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1. Routine surveillance: standard case definition recommended by WHO-AFRO for the notification of Ebola or Marburg cases
These case definitions are taken from the Technical Guidelines for Integrated Disease Surveillance and Response (IDS) in the African Region, available at the following web address:
http://www.afro.who.int/en/clusters-a-programmes/dpc/integrated-disease-surveillance/features/2775-technical-guidelines-for-integrated-disease-surveillance-and-response-in-the-african-region.html
Suspected Ebola or Marburg cases for routine surveillance:
Illness with onset of fever and no response to treatment for usual causes of fever in the area, and at least one of the following signs: bloody diarrhoea, bleeding from gums, bleeding into skin (purpura), bleeding into eyes and urine.
Confirmed Ebola or Marburg cases for routine surveillance:
A suspected case with laboratory confirmation (positive IgM antibody, positive PCR or viral isolation)
Note: During an Ebola or Marburg outbreak, surveillance should sue the case definitions described in section 2, 3 and 4.
2. Community-based surveillance: standard case definition
This definition of “alert cases” for Ebola or Marburg virus disease has been developed for use by the community or community-based volunteers. It may be used for community-based surveillance during the pre-epidemic phase and during the outbreak.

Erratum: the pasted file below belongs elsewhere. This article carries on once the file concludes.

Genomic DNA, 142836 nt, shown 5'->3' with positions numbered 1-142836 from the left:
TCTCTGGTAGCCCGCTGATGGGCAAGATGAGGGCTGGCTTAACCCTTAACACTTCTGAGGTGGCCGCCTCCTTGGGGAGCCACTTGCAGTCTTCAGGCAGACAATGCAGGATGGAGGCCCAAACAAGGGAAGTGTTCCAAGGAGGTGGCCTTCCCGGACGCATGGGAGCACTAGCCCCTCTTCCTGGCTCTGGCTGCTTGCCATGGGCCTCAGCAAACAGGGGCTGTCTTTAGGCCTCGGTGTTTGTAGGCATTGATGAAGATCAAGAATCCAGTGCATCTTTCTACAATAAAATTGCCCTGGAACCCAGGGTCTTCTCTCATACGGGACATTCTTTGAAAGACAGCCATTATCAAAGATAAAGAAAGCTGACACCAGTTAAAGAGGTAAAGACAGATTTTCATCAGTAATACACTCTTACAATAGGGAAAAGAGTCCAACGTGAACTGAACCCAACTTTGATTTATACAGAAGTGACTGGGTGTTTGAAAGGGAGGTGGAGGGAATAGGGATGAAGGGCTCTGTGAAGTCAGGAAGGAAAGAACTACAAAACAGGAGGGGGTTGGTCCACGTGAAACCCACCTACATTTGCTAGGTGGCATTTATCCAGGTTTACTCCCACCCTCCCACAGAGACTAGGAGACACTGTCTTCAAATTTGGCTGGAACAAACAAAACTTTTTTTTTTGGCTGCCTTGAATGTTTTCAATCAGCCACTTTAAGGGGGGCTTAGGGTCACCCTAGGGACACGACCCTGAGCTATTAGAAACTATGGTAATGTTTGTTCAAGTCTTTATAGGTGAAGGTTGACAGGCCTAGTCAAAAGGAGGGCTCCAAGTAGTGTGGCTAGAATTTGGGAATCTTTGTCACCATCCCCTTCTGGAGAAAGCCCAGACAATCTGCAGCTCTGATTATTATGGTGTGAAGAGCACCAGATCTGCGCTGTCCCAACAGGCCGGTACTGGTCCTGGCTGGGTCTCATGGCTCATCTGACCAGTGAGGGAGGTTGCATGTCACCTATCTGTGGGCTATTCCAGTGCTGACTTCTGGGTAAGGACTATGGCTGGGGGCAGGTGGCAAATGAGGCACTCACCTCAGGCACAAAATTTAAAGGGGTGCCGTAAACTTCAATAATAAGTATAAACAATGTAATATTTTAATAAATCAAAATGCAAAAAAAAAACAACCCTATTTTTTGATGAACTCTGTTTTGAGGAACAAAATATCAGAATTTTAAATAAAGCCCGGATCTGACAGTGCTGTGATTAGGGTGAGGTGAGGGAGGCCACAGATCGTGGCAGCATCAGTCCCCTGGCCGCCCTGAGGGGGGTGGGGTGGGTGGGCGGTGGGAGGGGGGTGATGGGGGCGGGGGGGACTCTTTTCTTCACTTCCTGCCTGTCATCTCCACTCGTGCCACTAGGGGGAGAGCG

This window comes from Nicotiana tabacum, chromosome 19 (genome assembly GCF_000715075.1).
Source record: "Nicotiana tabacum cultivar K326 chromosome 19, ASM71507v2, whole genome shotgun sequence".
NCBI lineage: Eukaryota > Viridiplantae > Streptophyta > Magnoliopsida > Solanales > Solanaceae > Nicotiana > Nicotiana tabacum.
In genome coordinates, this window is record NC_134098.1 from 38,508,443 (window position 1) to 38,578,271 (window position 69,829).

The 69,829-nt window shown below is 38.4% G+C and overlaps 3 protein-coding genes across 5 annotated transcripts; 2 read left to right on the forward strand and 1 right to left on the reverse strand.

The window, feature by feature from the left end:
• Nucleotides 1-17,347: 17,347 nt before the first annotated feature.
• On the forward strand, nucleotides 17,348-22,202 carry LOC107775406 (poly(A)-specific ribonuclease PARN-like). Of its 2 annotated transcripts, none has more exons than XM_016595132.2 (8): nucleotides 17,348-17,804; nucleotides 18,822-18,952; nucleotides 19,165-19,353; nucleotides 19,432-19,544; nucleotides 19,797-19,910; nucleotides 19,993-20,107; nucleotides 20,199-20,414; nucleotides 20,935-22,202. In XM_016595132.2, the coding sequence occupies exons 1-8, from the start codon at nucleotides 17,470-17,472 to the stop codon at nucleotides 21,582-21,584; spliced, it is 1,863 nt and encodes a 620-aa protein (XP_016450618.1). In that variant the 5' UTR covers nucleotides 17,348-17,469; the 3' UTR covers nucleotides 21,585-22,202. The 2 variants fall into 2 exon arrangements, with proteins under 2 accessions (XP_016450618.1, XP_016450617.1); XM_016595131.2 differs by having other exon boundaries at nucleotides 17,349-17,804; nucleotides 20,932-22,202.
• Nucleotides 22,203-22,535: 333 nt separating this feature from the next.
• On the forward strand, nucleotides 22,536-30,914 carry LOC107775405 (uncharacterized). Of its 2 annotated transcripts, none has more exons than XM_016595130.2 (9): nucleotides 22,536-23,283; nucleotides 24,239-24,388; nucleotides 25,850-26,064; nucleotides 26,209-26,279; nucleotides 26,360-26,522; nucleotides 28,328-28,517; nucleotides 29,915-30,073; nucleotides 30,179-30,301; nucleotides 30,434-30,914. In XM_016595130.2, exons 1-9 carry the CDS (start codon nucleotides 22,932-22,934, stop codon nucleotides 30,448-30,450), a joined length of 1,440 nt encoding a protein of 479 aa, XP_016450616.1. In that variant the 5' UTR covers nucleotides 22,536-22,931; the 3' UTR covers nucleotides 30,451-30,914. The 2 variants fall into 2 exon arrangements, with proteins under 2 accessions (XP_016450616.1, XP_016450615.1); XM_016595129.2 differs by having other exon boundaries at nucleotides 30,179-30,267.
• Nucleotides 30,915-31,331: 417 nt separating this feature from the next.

Alert case:
Illness with onset of fever and no response to treatment of usual causes of fever in the area, OR at least one of the following signs: bleeding, bloody diarrhoea, bleeding into urine
OR any sudden death
Instructions:
If an alert case (living or dead) is identified:
Report the case to a surveillance team or to the closest health centre
3. During an Ebola or Marburg outbreak: case definitions used by the surveillance
Important: during an outbreak, the case definitions are likely to be modified to be adapted to new clinical presentation(s) or different modes of transmission related to the local event
3a. Case definition to be used by mobile teams or health stations and health centres
SUSPECTED CASE:
Any person, alive or dead, suffering or having suffered from a sudden onset of high fever and having had contact with:
– a suspected, probable or confirmed Ebola or Marburg case;
– a dead or sick animal (for Ebola)
– a mine (for Marburg)
OR: any person with sudden onset of high fever and at least three of the following symptoms:
• headaches • vomiting
• anorexia / loss of appetite • diarrhoea
• lethargy • stomach pain
• aching muscles or joints • difficulty swallowing
• breathing difficulties • hiccup
OR: any person with inexplicable bleeding
OR: any sudden, inexplicable death.
Instructions when a suspected case has been identified:

  •  Report the case to the surveillance team
  •  After obtaining express consent, collect a sample
  • Fill in a case notification form
  •  Draw up a list of contacts of the suspected case

If the subject is alive, explain to the patient and his/her family the need to go to hospital to receive adequate medical care. After having obtained the consent of the patient or his/her family arrange for transfer. If the subject has passed away, explain to the family the need for conducting a safe burial. After obtaining consent, coordinate funeral arrangements with the burial team.